Category Archives: Featured

Local Freshmen Have Emotional Crisis

As the semester nears its end, several local freshmen are coming to the realization that college may not, in fact, be the best time of their lives. This revelation has caused multiple Usdan meltdowns and many failed attempts to drink away reality.

“Everyone has told me my entire life that college will be so fun and I’ll make so many friends and go to so many parties” said A ‘23, who chose to remain anonymous due to the embarrassing fact that she only has two friends, “But like, parties can be gross? I’m too scared to admit to all the adults at home who keep asking if I’m having ‘fun’ that I don’t actually like the taste of beer.” 

 “Man, when I got recruited, I was so ready to be done with high school and just go play lacrosse all day for the Cards” admits Chad McBroson ‘23 “Nobody told me I still had to go to classes and stuff in college! Sometimes I even have to limit my beer pong to one game and then go study and shit. It’s whack.”

Other students have voiced concerns about issues including not meeting the loves of their lives, not discovering themselves, actually missing home and their families a little bit, and not having figured out their “calling” yet. Wesleying suggests that they all just suck it up and lie about all of it like the rest of us. 

The Prognostication of Ben Florsheim’s Senior Thesis

Wesleyan ‘14 graduate Ben Florsheim was recently elected as the Mayor of Middletown, thanks to a successful grassroots campaign and good taste in white button-downs. Going up against former Middletown mayor Seb Giuliano, no one could have predicted Ben’s underdog win- no one, that is, except Ben Florsheim circa 2014.

In his senior thesis “The Trail: A Dramatic Series” (recently uncovered by Sophie Elwood ’20), Ben Florsheim created an entirely fictional television pilot about a Connecticut mayoral race, that bears no similarities whatsoever to actual events that happened just 5 years later. It should be said that “The Trail” is not like other girls. Florsheim decries The West Wing, Scandal, and Veep for being unrealistic, and instead wants to recreate the gritty realism of The Wire. Per Florsheim, “Its aims… are for grit over polish and for depth, breadth, and a clear link to reality over snappy, self-contained storylines.”

And, much like The Wire, The Trail features an all-white cast and takes place on the mean streets of Central Connecticut. Its protagonist is the entirely fictional “Dan Singer”, a 29-year-old Democratic candidate for mayor of the entirely fictional “Middleburgh, Connecticut”.

Michael Roth, Protest, and Free Speech (Part 1 of 2)

 

Many students, myself included, feel that Roth’s advocacy and authority on free speech and campus protest do not line up in reality given his record of activity concerning these topics at Wesleyan, using his perceived advocacy to both profit himself (such as the release of a book that addresses his advocacy for his brand of free speech), as well as Wesleyan itself. Let’s take a look at his and Wesleyan’s record in recent times.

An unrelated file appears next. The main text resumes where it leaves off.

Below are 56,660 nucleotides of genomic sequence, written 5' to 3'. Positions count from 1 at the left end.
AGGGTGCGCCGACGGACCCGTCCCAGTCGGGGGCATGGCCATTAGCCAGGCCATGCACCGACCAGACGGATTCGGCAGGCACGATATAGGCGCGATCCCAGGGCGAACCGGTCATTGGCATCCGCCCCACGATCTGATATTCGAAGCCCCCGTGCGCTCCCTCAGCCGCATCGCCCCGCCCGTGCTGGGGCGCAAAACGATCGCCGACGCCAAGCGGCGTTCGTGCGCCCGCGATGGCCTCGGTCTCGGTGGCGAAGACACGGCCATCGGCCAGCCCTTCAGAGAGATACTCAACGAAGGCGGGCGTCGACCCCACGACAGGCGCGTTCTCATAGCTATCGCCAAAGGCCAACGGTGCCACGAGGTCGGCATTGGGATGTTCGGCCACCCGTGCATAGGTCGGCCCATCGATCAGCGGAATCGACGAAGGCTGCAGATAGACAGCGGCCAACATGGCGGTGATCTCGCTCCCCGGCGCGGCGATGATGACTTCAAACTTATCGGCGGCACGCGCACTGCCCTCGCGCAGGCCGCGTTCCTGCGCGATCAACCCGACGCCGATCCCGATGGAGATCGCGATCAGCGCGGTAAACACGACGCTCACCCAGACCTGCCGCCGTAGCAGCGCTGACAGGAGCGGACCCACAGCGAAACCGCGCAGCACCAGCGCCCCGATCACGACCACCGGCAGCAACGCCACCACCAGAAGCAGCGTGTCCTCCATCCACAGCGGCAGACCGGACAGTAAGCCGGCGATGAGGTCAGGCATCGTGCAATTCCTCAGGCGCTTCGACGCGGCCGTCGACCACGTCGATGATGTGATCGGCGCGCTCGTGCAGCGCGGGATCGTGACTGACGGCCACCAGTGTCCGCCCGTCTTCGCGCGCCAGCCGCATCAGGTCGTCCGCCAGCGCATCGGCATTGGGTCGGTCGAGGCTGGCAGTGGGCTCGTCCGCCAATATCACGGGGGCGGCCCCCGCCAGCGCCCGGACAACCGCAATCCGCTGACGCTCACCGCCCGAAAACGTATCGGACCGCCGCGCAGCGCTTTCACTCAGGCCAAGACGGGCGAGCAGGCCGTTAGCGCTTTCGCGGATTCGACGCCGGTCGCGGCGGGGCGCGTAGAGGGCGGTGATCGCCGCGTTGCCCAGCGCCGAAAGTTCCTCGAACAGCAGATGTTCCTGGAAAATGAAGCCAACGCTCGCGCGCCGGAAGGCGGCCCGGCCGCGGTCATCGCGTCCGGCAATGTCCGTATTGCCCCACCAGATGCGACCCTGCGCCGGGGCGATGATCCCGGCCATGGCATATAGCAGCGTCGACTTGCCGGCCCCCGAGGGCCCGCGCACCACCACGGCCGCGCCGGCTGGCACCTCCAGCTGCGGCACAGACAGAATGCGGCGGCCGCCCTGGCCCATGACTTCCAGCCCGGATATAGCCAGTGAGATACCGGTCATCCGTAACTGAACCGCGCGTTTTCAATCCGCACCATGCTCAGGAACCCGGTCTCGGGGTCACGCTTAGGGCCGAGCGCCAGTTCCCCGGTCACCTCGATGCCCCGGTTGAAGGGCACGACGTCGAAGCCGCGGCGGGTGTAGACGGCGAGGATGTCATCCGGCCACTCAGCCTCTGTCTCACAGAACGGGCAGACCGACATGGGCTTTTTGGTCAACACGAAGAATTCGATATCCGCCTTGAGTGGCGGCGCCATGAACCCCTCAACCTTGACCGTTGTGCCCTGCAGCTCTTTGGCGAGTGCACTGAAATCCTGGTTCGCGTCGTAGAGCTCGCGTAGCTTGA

Leaked Documents Reveal New Information on Potential China Campus

Wesleying has obtained access to documents concerning the University’s announcement that it is considering establishing a campus in Hengdian, China. These documents were sent to Wesleying by a student source, and the validity of the documents have been confirmed by the University. 

These documents include a presentation made by the University outlining the motivations behind the joint venture with Hengdian Group, the Chinese corporation that would partner with the University, the costs and benefits of opening the campus, and the financial opportunities associated with the venture. The University seems to still be in the preliminary planning process, and as far as we know, the Hengdian joint venture proposal has not resulted in any concrete commitments as of yet.

The second document included here is a draft presentation by Ernst & Young-Parthenon, a strategy consulting company, detailing the University’s performance in the higher education market. Parthenon, which joined EY in 2014, has been advising in the education industry since 1991.

The last document included here is an email from Heather Brooke, Administrative Assistant to the President, to the members of the Board (presumably the Board of Trustees) sent on September 10, 2019. She mentions that Jeffrey A. Sonnenfeld, a dean at the Yale School of Management, would be presenting during the first session of the retreat. She directs the email recipients to a series of news articles that Mr. Sonnenfeld had sent along for review prior to the retreat. The materials include an article in the New York Times titled “Don’t Dismiss ‘Safe Spaces’”, “The Coddling of the American Mind” from The Atlantic, and “How Megadonors Could Rescue America’s Universities” from Fortune.

The release of these documents exemplifies a unique instance where we can observe the inner workings of the Administration’s mindset as it looks towards the future. The Hengdian presentation tells us about the University’s interests and goals in regards to this particular venture. Perhaps of greater importance, the EY-Parthenon presentation opens the door to an entirely different conversation, and provides some context as to why the University is considering pursuing the Hengdian campus in the first place.

The EY-Parthenon presentation describes the challenges facing higher education across the board. The information included in the presentation is in some respects unprecedented; it tells us a lot more than what American universities might currently be willing to reveal when it comes to the challenges that they are perceiving in a rapidly evolving world.